Gil helped me build a spraypaint table, a contraption  that pulls air through pegboard and shoots it outside, after he found me high to the point of drooling on paint fumes a few days later. He had a serious talk with me about carcinogens and safety. If I was going to do this seriously I needed to do it correctly. Since then it’s always been a priority. I will do a future post on how I have my studio set up.

All this happened about 10 years ago, and art has just gotten more interesting and exciting the more I learn about it. Since then, I have painted at least one painting every week. With the opportunity to practice so much and the will to just make cool stuff I just can’t help but improve.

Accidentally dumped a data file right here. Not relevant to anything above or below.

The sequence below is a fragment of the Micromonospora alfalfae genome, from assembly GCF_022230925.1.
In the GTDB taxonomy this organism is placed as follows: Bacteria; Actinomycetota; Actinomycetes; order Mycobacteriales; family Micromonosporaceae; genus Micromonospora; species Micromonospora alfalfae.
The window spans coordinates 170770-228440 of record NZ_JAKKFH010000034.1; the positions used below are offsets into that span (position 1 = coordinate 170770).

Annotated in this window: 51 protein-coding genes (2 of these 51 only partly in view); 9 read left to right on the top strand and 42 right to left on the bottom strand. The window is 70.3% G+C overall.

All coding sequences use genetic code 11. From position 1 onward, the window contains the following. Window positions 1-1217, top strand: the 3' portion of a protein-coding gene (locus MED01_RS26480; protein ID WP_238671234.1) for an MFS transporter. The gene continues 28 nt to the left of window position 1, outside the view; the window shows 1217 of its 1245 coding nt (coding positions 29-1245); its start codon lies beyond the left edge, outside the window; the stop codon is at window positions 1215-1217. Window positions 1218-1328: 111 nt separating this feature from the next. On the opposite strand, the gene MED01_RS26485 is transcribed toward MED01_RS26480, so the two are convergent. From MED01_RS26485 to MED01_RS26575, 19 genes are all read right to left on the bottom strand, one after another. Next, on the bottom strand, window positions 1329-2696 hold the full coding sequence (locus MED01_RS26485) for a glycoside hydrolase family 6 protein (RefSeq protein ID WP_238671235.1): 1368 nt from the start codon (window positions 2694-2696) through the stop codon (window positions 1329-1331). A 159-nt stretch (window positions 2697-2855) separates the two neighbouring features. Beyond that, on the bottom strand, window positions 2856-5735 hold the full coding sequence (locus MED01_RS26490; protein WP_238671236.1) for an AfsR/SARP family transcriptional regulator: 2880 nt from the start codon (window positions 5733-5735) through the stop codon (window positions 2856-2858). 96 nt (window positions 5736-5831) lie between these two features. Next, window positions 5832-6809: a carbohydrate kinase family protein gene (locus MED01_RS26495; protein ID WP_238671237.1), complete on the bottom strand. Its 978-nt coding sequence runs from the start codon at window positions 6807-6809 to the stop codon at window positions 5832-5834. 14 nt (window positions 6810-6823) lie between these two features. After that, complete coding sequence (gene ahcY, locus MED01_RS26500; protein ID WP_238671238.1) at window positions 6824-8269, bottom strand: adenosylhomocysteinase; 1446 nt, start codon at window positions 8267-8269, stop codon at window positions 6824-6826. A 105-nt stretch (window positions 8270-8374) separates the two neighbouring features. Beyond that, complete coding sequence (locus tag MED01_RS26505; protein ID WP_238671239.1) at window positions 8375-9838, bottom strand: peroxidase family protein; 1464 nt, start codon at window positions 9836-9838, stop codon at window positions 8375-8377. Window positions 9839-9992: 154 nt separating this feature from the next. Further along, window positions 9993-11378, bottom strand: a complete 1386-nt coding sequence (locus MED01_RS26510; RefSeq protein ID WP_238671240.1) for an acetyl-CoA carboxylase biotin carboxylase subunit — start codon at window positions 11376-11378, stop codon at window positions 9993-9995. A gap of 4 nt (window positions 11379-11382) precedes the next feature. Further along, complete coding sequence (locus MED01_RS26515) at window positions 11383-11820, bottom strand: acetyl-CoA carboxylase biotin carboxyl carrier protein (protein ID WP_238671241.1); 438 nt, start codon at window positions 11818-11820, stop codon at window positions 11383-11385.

I’m here because I just don’t want to keep it to myself anymore. The more I can show people about how easy this is the better. If you want to create art every bit as awesome as mine you totally can, all it takes is practice. Literally anyone can do this, you just have to decide to, and then practice a lot. People will soon think that you have a ‘natural talent’, but you will know it is just the result of grinding out paintings and learning from mistakes.

4 years ago I quit my job as a Chef of over 20 years to paint awesome pictures in my shed, and so far I haven’t had to go back. It’s an amazing life that I never could have dreamed about those years ago in that coffee house. I have a sincire hope that someone see’s one of my Boba Fett paintings one day and says, ‘That sucks, you could do way better..’